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Statistical Physics For Optimization and Learning

A Set of Lectures given at Duke in 2018 by Lenka Zdeborova and Florent Krzakala

Main topics

Interest in the methods and concepts of statistical physics is rapidly growing in fields as diverse as theoretical computer science, probability, machine learning, discrete mathematics, optimization and compressed sensing. This course will cover this rich and active interdisciplinary research landscape.

More specifically, we will review the statistical physics approach to problems ranging from graph theory (percolation, community detection) to discrete optimization and constraint satisfaction (satisfiability, coloring, bisection) and to inference and learning problems (learning in neural networks, clustering of data and of networks, compressed sensing or sparse linear regression, low-rank matrix and tensor factorization, etc.).

We will expose theoretical methods of analysis (replica, cavity, …) algorithms (message passing, spectral methods, …), discuss concrete applications, highlight rigorous justifications as well as present the connection to the physics of glassy and disordered systems.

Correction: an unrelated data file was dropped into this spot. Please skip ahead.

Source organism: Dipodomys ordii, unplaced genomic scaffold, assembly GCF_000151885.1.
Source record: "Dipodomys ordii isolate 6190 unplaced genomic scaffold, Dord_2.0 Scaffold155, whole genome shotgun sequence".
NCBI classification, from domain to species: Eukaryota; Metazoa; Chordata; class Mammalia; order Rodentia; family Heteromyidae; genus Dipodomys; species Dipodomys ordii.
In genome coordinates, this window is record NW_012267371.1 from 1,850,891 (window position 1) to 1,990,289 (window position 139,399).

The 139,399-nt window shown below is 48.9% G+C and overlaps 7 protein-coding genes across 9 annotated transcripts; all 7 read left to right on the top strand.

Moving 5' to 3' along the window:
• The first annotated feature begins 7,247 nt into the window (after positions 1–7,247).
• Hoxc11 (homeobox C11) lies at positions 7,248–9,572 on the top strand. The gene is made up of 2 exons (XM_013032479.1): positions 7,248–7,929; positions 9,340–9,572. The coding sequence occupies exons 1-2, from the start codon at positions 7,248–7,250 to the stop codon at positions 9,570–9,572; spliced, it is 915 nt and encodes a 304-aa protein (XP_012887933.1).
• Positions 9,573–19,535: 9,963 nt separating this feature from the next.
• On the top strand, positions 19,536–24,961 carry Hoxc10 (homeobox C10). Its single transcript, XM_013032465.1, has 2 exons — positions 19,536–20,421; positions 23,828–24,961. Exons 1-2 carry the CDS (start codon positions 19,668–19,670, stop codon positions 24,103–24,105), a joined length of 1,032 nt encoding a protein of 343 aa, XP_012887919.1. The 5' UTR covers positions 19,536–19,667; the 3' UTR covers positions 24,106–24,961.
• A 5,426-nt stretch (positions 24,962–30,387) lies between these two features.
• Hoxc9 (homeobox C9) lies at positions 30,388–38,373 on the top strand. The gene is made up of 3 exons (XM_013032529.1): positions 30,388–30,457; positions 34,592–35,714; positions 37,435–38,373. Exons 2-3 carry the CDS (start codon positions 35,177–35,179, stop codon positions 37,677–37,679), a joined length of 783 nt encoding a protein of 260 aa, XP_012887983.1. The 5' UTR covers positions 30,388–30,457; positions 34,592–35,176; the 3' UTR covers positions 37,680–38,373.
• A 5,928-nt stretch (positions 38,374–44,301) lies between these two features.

The course is designed to be accessible to graduate students and researchers of all natural science and engineering disciplines with a basic knowledge of probability and analysis. Advanced training in any of the above fields is not requisite.

References: Information, Physics and Computation (Oxford Graduate Texts), 2009, M. Mézard, A. Montanari

Statistical Physics of inference: Thresholds and algorithms, Advances in Physics 65, 5 2016, L. Zdeborová & F. Krzakala

Many thanks to Mengke Lian who has been an amazing TA for this lecture.

Overleaf lecture notes: the lectures notes of the course has freely avaliable on overleaf

Exercices: all the assigments and corrections are avaliable on github

Jupyter notebook tutorials: all the tutorial are avaliable on github

Download the poster annoucement